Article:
Mr. Speaker, I have two things to add to what the member said.
Personally, I have never read or seen a report from any officer of the House so condemnatory of the government as this one. The report talks about the denial of resources to the information commissioner; that working for the information commissioner is the death of one's career because of the way the government reacts; that the privy council office is actively involved in denying information; and that the justice minister is not only complicit in this, but her department is actually attacking the very legislation that gives the information commissioner the right to do his business.
I have never heard such strong language in the seven years that I have been in parliament. Never have I read language which basically says that the government is trying to stop an officer of the House from doing his job. It is doing it systematically, routinely, day after day and across the departments. That is something that should cause all Canadians great alarm.
We just have to read not only the report but Mr. Reid's comments that were published today in papers across the country in which he said that democracy itself was at risk when the government gets away with what it is doing right now. I could not agree more.
I would also like to bring to your attention, Mr. Speaker, something that happened yesterday. It does seem to fit the trend that we see from the government. At 11 o'clock in the morning the information commissioner's report was tabled in the House. We in the opposition could not get copies of it until question period had begun, three hours later. The report was tabled in the House at 11 a.m. and we were denied access to it. That too should be part of the debate. How can we have things tabled in this place and then not have them available to the members of parliament?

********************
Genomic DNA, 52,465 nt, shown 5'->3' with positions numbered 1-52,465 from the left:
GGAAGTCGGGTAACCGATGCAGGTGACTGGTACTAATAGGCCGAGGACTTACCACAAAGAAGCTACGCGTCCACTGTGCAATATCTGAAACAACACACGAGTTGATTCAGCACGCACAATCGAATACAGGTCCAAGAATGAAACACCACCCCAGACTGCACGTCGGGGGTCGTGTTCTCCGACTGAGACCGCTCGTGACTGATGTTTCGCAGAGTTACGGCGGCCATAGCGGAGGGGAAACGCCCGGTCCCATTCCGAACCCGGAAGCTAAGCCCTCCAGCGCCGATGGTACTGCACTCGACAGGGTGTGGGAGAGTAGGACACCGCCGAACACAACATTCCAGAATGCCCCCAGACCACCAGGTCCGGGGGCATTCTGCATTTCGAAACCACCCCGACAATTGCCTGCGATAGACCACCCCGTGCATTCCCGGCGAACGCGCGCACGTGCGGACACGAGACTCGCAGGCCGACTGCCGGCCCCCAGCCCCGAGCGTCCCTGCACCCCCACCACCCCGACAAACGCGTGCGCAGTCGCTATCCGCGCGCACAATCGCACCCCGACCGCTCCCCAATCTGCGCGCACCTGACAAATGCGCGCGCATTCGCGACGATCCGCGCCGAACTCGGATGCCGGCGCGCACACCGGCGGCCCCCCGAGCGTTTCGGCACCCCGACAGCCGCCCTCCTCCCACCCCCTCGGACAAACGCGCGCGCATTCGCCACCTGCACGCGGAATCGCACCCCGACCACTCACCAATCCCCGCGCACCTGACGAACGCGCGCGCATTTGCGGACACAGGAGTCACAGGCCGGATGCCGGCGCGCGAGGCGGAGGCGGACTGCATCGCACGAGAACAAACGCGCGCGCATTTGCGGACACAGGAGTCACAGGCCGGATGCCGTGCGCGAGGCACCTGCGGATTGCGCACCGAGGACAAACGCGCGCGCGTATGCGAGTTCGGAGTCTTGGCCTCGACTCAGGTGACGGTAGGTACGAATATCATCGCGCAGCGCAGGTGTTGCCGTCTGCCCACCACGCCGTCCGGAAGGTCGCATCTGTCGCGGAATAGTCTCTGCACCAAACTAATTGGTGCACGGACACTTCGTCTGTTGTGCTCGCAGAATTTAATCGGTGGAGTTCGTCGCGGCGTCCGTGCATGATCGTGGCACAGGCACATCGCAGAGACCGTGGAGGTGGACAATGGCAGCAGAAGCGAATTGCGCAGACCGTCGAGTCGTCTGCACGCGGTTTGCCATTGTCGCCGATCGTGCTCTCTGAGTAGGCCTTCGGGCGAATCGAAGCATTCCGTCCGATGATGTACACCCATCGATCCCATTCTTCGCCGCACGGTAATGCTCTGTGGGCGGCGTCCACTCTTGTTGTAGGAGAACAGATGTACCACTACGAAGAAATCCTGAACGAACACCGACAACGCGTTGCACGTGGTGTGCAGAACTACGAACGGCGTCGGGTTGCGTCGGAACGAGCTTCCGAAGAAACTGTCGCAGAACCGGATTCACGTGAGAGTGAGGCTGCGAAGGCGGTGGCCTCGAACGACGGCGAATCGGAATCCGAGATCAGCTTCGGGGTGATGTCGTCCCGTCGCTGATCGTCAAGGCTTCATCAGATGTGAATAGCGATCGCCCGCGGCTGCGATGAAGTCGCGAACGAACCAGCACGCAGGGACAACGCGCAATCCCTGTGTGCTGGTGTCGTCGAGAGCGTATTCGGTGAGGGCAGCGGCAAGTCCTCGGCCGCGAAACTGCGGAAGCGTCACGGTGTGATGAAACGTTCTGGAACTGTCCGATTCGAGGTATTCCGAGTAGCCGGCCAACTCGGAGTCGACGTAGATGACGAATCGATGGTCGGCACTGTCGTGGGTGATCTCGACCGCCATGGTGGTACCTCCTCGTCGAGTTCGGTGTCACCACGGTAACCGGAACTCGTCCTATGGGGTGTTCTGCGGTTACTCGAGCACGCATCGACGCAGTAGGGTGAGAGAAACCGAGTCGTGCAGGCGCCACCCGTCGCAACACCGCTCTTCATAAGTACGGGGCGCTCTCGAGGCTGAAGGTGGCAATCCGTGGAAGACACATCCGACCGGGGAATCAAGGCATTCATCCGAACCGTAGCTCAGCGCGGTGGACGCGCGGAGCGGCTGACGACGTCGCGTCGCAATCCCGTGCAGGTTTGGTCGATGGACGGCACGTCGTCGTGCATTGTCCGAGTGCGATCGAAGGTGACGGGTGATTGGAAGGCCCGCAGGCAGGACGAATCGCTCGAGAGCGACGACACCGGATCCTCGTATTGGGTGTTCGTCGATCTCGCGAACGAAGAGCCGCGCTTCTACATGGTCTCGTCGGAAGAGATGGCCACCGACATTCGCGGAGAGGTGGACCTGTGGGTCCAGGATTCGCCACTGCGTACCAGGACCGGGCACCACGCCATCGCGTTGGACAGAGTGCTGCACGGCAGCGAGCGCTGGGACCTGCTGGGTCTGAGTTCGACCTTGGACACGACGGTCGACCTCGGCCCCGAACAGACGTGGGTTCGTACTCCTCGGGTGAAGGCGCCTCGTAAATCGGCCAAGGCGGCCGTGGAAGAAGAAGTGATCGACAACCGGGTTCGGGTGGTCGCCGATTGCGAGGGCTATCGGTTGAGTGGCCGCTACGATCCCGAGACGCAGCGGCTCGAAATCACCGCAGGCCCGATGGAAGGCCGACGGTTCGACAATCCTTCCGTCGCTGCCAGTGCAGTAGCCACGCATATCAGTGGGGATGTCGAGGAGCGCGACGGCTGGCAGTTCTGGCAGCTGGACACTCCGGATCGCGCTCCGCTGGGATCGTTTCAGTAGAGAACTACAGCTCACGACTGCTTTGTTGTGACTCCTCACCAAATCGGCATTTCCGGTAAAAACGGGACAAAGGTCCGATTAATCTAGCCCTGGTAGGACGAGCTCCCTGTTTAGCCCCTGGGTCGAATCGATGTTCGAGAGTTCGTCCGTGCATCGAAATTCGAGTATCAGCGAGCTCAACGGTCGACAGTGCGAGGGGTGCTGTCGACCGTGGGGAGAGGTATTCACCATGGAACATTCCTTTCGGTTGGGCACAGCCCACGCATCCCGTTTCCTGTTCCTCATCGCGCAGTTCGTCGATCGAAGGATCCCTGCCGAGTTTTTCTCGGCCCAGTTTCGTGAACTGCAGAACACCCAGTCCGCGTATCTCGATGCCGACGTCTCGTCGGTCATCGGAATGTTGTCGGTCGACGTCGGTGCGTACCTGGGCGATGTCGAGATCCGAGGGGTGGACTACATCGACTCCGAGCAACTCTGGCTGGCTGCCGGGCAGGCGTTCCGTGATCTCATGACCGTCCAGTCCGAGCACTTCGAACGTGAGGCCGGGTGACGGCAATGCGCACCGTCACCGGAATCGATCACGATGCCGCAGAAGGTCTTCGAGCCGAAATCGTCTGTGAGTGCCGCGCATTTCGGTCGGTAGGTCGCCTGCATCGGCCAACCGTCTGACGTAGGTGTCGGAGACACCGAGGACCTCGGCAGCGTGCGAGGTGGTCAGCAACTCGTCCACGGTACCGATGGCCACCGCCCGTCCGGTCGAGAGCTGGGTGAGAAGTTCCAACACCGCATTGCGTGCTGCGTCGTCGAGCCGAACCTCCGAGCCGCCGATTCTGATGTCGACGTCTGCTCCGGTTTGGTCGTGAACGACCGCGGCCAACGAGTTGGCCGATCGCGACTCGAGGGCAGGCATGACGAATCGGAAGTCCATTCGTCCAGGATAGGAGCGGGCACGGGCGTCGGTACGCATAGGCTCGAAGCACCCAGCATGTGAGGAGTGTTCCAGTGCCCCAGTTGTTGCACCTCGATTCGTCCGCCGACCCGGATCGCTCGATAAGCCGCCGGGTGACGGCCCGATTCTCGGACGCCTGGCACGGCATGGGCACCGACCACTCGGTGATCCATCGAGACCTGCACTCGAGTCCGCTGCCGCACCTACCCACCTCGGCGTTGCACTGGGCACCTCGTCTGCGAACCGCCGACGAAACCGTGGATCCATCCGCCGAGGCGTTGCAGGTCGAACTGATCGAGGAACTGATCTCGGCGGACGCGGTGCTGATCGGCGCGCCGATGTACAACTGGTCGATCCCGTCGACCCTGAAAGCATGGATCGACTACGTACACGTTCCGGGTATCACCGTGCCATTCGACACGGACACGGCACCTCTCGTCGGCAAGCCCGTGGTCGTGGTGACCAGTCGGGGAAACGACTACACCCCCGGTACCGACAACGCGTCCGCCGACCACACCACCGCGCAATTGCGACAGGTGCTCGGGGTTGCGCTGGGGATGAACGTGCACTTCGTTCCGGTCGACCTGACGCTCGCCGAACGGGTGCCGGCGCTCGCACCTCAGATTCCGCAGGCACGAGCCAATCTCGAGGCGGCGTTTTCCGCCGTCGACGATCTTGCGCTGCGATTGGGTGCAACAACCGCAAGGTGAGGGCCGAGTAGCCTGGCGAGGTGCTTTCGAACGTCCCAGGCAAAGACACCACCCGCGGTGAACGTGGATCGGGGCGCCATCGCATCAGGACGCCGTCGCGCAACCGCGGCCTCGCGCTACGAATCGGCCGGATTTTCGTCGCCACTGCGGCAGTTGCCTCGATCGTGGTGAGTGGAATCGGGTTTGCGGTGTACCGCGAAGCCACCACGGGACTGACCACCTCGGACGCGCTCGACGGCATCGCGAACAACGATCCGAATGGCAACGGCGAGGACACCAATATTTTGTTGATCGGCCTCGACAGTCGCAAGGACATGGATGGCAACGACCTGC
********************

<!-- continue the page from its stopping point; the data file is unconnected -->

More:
I do not have the exact date and time but I remember, within the last couple of months of Speaker's rulings, where the Speaker actually said that when anything is tabled at the Table in the House of Commons it should be available immediately. He also chastized the government for not making sure it was available.
I am not sure how or why that happened. I just know that for three hours we checked the website, phoned the office of the commissioner and did everything we could to get copies and we were denied access to something that was tabled in the House. There is something wrong with that and it should also be part of the debate that I hope we enter into today. How on earth can the government say that it is defending democracy and our parliamentary traditions when the information officer of the House says that the government is complicit in hiding information that should be available, not only to the House but to Canadians at large? Everything around here is based on our access to some kind of information.
We should be debating this. It is an absolute condemnation of the government in the way it has handled this whole issue. I hope that you, Mr. Speaker, will rule that we can enter into a debate about the confidence this place has in the government.